"My team was on the back roads of Wardsboro. A local person took us on an ATV, driving up through trails because the roads were washed out. We were heading to a home where we weren't sure if it would be a medical call or an evacuation."
As he and another member tried to travel, they had to stop many times to move trees off the trails. At other times, they had to find secondary trails because wires were down on the original trail.
"We have to treat every wire as though it [was] a live wire," he says.
Johnston describes other challenges as well.
"There was one time when we were out clearing some roads in the Londonderry/Chester area after the water receded," he says. "We were checking on houses to make sure people were OK, but during that time we had zero technology. Our radios didn't work, our phones didn't work, we had no ability to communicate with anyone."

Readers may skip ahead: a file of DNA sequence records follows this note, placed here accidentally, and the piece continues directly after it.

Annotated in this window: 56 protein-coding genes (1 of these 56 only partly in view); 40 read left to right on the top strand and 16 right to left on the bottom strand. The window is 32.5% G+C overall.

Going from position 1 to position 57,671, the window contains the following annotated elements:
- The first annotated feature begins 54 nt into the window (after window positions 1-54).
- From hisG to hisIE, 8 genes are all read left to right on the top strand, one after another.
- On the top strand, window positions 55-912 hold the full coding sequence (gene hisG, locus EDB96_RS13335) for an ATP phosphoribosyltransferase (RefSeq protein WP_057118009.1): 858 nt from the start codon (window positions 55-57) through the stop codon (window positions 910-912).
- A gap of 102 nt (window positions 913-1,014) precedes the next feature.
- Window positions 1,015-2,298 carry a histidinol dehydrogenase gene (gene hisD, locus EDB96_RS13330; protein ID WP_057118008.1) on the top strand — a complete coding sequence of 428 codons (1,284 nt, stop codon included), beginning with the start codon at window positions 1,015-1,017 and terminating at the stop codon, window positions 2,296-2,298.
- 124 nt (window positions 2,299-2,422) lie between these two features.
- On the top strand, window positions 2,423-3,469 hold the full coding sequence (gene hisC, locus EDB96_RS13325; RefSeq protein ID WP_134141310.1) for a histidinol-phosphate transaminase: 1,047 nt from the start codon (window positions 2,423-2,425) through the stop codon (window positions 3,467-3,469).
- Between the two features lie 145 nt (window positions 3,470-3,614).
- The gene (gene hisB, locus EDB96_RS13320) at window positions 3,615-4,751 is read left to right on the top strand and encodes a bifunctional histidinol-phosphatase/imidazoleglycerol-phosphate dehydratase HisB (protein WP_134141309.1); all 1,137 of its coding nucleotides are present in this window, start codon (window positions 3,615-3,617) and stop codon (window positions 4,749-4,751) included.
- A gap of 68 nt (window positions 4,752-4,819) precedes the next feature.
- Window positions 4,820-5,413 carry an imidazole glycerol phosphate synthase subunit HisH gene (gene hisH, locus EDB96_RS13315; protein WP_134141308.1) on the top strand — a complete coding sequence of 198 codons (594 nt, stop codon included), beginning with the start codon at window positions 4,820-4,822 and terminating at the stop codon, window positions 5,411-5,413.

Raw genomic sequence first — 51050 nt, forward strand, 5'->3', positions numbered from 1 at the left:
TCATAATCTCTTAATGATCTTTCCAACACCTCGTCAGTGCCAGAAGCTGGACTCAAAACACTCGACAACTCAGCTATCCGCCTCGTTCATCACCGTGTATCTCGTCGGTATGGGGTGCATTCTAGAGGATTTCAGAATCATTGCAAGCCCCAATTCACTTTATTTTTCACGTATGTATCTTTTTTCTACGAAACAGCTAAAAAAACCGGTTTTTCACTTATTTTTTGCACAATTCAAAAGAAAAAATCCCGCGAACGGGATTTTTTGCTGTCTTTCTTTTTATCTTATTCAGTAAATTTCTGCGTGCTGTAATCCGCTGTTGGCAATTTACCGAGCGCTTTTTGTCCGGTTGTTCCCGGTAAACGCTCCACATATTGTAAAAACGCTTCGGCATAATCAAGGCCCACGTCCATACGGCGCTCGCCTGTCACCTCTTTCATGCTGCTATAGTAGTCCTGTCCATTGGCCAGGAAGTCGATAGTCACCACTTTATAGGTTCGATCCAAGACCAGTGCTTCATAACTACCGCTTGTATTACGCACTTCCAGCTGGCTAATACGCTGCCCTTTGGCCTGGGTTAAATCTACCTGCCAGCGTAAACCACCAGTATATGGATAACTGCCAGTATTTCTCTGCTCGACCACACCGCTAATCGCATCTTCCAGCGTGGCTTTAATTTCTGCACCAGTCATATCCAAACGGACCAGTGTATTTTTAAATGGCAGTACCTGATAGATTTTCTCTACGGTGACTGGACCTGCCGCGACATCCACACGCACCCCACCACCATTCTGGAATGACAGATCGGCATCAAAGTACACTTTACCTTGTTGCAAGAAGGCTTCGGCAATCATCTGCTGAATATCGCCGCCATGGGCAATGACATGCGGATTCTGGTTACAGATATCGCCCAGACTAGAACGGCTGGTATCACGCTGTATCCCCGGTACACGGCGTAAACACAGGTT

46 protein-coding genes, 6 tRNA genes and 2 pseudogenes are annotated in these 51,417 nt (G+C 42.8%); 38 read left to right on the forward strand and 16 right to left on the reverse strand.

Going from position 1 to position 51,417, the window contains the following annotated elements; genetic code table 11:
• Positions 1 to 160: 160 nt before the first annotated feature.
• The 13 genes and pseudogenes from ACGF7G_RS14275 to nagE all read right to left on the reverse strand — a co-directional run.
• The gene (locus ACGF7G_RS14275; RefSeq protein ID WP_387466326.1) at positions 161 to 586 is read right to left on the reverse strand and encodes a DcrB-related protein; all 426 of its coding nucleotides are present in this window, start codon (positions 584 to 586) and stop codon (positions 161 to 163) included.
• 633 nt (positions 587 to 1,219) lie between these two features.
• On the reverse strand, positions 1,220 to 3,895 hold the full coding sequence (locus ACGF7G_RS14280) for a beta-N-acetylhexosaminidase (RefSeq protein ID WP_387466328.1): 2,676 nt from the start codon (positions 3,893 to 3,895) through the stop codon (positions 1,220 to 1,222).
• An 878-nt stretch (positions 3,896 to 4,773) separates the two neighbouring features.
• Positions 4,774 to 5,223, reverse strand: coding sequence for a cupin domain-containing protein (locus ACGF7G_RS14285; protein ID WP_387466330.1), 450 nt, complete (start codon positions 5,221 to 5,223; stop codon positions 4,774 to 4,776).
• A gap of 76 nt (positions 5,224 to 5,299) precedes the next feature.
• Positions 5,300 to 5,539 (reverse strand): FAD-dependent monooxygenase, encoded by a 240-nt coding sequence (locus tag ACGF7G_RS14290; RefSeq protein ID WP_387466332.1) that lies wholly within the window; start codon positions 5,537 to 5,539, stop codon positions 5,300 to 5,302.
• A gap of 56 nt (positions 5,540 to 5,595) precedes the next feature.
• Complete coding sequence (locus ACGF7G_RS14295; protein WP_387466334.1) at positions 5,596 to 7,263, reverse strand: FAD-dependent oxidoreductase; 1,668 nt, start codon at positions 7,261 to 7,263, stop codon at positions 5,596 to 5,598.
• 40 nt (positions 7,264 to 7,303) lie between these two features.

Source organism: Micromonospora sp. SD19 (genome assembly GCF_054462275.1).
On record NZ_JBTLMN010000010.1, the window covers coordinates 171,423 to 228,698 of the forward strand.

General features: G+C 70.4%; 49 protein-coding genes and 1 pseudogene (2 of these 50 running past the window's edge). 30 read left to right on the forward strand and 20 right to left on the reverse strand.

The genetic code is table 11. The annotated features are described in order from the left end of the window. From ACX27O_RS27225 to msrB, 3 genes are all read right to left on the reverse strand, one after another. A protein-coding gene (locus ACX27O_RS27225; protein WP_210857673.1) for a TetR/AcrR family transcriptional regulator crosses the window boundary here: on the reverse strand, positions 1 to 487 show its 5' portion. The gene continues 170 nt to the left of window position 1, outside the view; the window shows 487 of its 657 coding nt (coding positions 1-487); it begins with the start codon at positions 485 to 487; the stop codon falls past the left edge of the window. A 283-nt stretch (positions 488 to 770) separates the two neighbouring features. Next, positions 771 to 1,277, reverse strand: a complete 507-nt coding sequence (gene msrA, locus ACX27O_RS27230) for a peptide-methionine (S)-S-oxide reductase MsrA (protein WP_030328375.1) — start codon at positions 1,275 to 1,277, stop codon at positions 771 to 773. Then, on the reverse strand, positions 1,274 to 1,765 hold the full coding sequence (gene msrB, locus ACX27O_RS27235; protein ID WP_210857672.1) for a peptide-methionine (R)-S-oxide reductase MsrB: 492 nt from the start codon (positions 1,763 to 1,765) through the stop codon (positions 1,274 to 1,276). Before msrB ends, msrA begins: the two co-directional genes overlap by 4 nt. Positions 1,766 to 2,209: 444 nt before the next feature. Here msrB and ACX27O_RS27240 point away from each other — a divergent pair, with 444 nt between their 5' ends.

Grimacing, he describes that as "the most difficult time during the flooding for me."
After the rescue of the man in the tree, the next phase became getting out to check on residents who weathered the rain in their homes.
Hazelton was on a team checking on residents.
"Many of the residents were cut off with no power and limited means of communication," he says. "Our teams did water rescue to check in on residents, and then helped the state do damage assessments utilizing a software package with the flooding changing every day."
A system that worked
Rescue worked the entire week along with the state teams, as well as units that arrived from North Carolina, Virginia, New York, and Massachusetts.
"Teams were there straight though it all," says Hazelton, who adds with a chuckle, "It all kind of blends together now."
He remains impressed and grateful.